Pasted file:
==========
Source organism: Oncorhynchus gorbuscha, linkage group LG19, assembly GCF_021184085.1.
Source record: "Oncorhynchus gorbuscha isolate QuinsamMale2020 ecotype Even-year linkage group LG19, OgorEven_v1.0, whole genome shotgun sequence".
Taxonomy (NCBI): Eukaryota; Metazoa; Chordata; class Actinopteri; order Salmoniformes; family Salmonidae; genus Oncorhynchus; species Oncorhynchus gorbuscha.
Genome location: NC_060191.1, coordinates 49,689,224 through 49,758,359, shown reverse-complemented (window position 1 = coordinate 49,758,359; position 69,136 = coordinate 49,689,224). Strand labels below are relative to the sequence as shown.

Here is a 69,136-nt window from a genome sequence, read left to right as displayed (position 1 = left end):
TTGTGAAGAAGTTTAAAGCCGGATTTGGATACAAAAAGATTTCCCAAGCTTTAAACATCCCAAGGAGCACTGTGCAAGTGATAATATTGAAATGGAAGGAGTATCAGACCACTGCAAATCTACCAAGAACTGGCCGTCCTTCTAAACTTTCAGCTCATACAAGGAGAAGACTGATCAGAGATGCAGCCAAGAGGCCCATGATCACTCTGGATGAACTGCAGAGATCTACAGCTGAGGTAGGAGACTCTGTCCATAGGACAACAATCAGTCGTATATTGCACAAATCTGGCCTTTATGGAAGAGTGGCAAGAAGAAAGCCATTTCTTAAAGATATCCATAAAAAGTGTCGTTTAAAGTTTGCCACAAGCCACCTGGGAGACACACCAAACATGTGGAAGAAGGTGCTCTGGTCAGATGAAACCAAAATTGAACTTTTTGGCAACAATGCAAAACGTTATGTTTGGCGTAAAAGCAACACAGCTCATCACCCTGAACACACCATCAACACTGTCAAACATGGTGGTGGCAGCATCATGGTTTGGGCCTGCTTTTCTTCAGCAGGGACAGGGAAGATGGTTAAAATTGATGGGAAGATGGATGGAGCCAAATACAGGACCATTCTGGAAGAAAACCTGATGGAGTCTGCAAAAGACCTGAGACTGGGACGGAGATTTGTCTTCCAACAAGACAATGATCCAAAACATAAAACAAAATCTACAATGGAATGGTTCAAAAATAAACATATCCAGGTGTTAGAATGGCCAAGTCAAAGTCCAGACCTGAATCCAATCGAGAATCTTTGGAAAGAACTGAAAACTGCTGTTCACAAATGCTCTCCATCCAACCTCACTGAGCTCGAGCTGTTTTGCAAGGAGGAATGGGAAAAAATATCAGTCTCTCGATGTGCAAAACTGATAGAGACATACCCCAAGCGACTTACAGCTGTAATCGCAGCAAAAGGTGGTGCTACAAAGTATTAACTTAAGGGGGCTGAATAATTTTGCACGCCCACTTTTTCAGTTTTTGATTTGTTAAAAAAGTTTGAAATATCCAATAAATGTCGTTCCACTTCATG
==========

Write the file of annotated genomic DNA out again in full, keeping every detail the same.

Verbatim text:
Source organism: Oncorhynchus gorbuscha, linkage group LG19, assembly GCF_021184085.1.
Source record: "Oncorhynchus gorbuscha isolate QuinsamMale2020 ecotype Even-year linkage group LG19, OgorEven_v1.0, whole genome shotgun sequence".
Taxonomy (NCBI): Eukaryota; Metazoa; Chordata; class Actinopteri; order Salmoniformes; family Salmonidae; genus Oncorhynchus; species Oncorhynchus gorbuscha.
Genome location: NC_060191.1, coordinates 49,689,224 through 49,758,359, shown reverse-complemented (window position 1 = coordinate 49,758,359; position 69,136 = coordinate 49,689,224). Strand labels below are relative to the sequence as shown.

Here is a 69,136-nt window from a genome sequence, read left to right as displayed (position 1 = left end):
TTGTGAAGAAGTTTAAAGCCGGATTTGGATACAAAAAGATTTCCCAAGCTTTAAACATCCCAAGGAGCACTGTGCAAGTGATAATATTGAAATGGAAGGAGTATCAGACCACTGCAAATCTACCAAGAACTGGCCGTCCTTCTAAACTTTCAGCTCATACAAGGAGAAGACTGATCAGAGATGCAGCCAAGAGGCCCATGATCACTCTGGATGAACTGCAGAGATCTACAGCTGAGGTAGGAGACTCTGTCCATAGGACAACAATCAGTCGTATATTGCACAAATCTGGCCTTTATGGAAGAGTGGCAAGAAGAAAGCCATTTCTTAAAGATATCCATAAAAAGTGTCGTTTAAAGTTTGCCACAAGCCACCTGGGAGACACACCAAACATGTGGAAGAAGGTGCTCTGGTCAGATGAAACCAAAATTGAACTTTTTGGCAACAATGCAAAACGTTATGTTTGGCGTAAAAGCAACACAGCTCATCACCCTGAACACACCATCAACACTGTCAAACATGGTGGTGGCAGCATCATGGTTTGGGCCTGCTTTTCTTCAGCAGGGACAGGGAAGATGGTTAAAATTGATGGGAAGATGGATGGAGCCAAATACAGGACCATTCTGGAAGAAAACCTGATGGAGTCTGCAAAAGACCTGAGACTGGGACGGAGATTTGTCTTCCAACAAGACAATGATCCAAAACATAAAACAAAATCTACAATGGAATGGTTCAAAAATAAACATATCCAGGTGTTAGAATGGCCAAGTCAAAGTCCAGACCTGAATCCAATCGAGAATCTTTGGAAAGAACTGAAAACTGCTGTTCACAAATGCTCTCCATCCAACCTCACTGAGCTCGAGCTGTTTTGCAAGGAGGAATGGGAAAAAATATCAGTCTCTCGATGTGCAAAACTGATAGAGACATACCCCAAGCGACTTACAGCTGTAATCGCAGCAAAAGGTGGTGCTACAAAGTATTAACTTAAGGGGGCTGAATAATTTTGCACGCCCACTTTTTCAGTTTTTGATTTGTTAAAAAAGTTTGAAATATCCAATAAATGTCGTTCCACTTCATG